It’s been there for the longest time in Europe, but has recently gained steam in Asia in countries like Singapore. Wildflour is probably (still) the most popular nowadays, but there are both old and new ones up and about.
You can’t be a bread maker without bread. They start you off with a baguette, which is crusty on the outside, while fluffy inside served with butter topped with a dash of sea salt.
We start with the Mussels and Fries, made with white wine, garlic, butter, and parsley. Was OK, but nothing to sing about. The Belgian/French way to eat this is to use up the shells to scoop the next mussel.
Do not miss the Roasted Bone Marrow. Looks awesome, albeit a bit expensive considering how much bone marrow costs in the market, but would go for this again.
They serve it with a mango salsa to balance out the oiliness of the marrow and goes well with the baguette.
If it becomes too much, cleanse up with the Good Morning Sunshine smoothie — made with fresh bananas, strawberries, blueberries, Greek yogurt, agave, and fresh Batangas milk. Refreshing for breakfast.
There are a number of ways to go about Wildflour. Although the concept is fairly European1, it does cut across different cuisines. You can stray the Italian way by going for Chicken Meatball Sandwich. Bold flavors here with mozzarella, a rich tomato sauce, served on a ciabatta bread.
Go for the Caramelized Onions, Bacon, Gruyere Tarte Flambee. It’s a close cousin of the pizza with the sweetness from the onions and some smokiness from the bacon. Nice.
You can go the boring route *koff!* Pork Chops *koff!* Sure, they’re nice, big, and fatty — but pork chops? Really?
Go with the Crispy Duck Confit instead. Wasn’t very good, not even close to the ones in France, skin wasn’t crispy, although the side apple salad was a mild surprise. Still, it’s a bit more interesting than Pork Chops.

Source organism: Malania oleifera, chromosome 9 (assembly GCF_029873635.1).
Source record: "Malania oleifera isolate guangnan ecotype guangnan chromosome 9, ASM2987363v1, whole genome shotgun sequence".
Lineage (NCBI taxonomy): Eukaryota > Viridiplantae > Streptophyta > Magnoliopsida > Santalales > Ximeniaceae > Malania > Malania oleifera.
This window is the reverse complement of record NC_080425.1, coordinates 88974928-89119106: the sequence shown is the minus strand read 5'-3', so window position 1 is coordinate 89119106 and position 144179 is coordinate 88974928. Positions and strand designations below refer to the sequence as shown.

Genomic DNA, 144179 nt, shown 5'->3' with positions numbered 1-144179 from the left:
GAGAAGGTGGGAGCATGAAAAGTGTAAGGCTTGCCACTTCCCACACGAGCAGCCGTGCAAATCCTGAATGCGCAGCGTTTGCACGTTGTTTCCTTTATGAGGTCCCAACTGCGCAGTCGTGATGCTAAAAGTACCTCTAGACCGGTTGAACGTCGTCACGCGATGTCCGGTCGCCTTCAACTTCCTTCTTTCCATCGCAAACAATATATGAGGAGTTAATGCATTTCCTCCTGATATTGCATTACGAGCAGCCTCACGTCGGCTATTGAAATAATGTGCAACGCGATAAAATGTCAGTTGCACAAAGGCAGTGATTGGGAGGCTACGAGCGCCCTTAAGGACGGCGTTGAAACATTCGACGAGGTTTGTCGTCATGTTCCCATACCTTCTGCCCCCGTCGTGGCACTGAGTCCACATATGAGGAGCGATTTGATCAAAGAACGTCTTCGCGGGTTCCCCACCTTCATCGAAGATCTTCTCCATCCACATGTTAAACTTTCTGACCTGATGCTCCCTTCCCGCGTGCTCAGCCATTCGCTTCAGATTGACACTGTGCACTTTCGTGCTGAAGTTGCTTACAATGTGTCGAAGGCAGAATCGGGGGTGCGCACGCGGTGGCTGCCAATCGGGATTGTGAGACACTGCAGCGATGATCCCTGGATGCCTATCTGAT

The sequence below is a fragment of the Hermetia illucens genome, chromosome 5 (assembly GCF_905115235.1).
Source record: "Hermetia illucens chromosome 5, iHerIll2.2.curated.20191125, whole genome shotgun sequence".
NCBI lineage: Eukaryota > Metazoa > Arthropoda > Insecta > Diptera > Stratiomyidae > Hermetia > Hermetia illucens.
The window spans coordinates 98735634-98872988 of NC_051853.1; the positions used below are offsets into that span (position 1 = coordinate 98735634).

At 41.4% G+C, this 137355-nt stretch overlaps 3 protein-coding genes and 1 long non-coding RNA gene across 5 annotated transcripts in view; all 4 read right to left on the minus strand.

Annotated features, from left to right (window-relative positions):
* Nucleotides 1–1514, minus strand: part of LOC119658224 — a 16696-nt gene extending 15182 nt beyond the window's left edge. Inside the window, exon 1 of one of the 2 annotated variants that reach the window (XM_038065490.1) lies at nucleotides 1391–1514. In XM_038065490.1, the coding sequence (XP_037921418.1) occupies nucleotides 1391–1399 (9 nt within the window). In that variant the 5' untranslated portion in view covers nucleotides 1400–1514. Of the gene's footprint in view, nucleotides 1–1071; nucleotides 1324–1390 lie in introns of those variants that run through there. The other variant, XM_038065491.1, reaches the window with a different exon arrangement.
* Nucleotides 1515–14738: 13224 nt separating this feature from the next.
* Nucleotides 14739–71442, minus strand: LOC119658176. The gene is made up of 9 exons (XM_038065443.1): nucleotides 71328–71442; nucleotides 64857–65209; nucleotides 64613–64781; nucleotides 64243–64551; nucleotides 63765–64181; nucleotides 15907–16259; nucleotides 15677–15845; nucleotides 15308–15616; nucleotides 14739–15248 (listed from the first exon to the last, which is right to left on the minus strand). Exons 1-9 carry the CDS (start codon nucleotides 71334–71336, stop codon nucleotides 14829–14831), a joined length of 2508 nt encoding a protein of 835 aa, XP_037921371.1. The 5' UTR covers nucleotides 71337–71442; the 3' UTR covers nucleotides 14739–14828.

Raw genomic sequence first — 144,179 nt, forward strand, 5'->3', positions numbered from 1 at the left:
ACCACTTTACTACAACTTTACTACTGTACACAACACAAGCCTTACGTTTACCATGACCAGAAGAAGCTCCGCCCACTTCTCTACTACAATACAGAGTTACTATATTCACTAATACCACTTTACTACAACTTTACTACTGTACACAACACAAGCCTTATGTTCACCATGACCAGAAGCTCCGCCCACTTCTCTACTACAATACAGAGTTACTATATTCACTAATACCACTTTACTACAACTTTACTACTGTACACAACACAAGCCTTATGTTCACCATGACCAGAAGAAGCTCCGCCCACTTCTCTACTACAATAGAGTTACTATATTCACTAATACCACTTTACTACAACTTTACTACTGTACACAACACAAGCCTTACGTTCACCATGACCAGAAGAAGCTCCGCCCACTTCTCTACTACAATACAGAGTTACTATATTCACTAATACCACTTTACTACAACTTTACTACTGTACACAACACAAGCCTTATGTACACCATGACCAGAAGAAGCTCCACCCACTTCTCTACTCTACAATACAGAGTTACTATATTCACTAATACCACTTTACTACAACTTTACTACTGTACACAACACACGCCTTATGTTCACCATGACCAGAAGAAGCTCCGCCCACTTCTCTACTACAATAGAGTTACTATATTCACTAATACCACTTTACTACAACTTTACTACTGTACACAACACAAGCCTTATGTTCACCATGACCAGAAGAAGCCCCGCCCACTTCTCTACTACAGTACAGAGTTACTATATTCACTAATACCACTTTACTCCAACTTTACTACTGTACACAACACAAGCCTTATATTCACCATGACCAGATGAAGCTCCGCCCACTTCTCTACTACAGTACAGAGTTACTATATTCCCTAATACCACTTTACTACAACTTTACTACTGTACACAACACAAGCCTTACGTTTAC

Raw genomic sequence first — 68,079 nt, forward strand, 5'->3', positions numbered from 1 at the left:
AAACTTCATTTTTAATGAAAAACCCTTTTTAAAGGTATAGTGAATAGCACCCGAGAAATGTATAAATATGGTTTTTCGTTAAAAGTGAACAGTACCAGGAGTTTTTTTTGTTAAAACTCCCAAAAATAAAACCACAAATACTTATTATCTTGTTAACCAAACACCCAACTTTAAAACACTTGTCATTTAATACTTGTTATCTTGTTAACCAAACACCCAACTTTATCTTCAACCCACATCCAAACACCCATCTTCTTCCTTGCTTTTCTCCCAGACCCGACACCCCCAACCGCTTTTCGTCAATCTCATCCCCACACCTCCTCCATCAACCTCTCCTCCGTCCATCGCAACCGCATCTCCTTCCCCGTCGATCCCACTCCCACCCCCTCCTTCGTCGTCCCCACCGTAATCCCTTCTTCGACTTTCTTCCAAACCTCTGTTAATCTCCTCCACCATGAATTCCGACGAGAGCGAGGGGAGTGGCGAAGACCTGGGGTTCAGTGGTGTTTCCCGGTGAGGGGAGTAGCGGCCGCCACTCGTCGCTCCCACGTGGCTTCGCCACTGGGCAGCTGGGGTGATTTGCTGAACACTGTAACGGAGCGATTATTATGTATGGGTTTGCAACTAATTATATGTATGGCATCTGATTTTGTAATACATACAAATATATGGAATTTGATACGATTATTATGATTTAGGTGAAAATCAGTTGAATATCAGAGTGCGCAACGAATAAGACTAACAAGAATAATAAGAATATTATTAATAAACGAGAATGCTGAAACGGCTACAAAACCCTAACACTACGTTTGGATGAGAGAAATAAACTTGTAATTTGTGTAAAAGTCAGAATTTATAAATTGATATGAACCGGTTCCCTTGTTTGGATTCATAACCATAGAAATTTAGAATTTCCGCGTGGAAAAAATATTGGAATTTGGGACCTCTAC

I would come back for the Steak and Egg, which is a 100-gram flat iron Wagyu steak served with a poached egg on kimchi fried rice. The meat was a tad tough and overcooked, but overall, this was awesome. Loved the kimchi fried rice. Tangy, had that acidity from the kimchi and was amply spicy for the morning.
If you haven’t guessed, I’m a beef person so I would go for the Kitayama Steak and Fries — their version of steak frites. It’s a 200-gram flat iron Wagyu steak served with fries, a side salad, and topped with Bearnaise sauce. Bernaise is one of the basic French sauces which is based on butter. I won’t bore you with this, but the point is: you don’t need the sauce.
The fries seemed like the ones you can buy on the supermarket pack, but just look at the perfect medium rare on the steak! It was a lot more tender than the Steak and Egg and a lot more beefy in flavor. Wagyu beef2 for 800 bucks is not a bad deal IMHO.
For a bakery, I don’t think they do desserts very well. We tried the Salted Chocolate Cake, but it was nothing spectacular.
The Valrhona Chocolate Pot Au Creme, which comes with sea salt caramel and peanuts, wasn’t bad at all, but is a bit expensive. Sure, it has very good texture, but it was more like a dip that needed something else. Valrhona chocolate is expensive, but I’m not enough of a chocolate aficionado to crave for this one.
They, of course, have the cronut craze, which they are thankfully shutting down in a few days! I don’t eat healthy, but I don’t need that much grease in me.
Overall, it’s still pre-dominantly French in cuisine and isn’t actually bad. There were misses, of course, and it was a tad expensive. I’d skip dessert but would go back for some of the mains. Will this trend keep going? I think it will. But everything’s a trend lately. I don’t care for them and I don’t hate them5 — the food just has to be good. Not much else matters.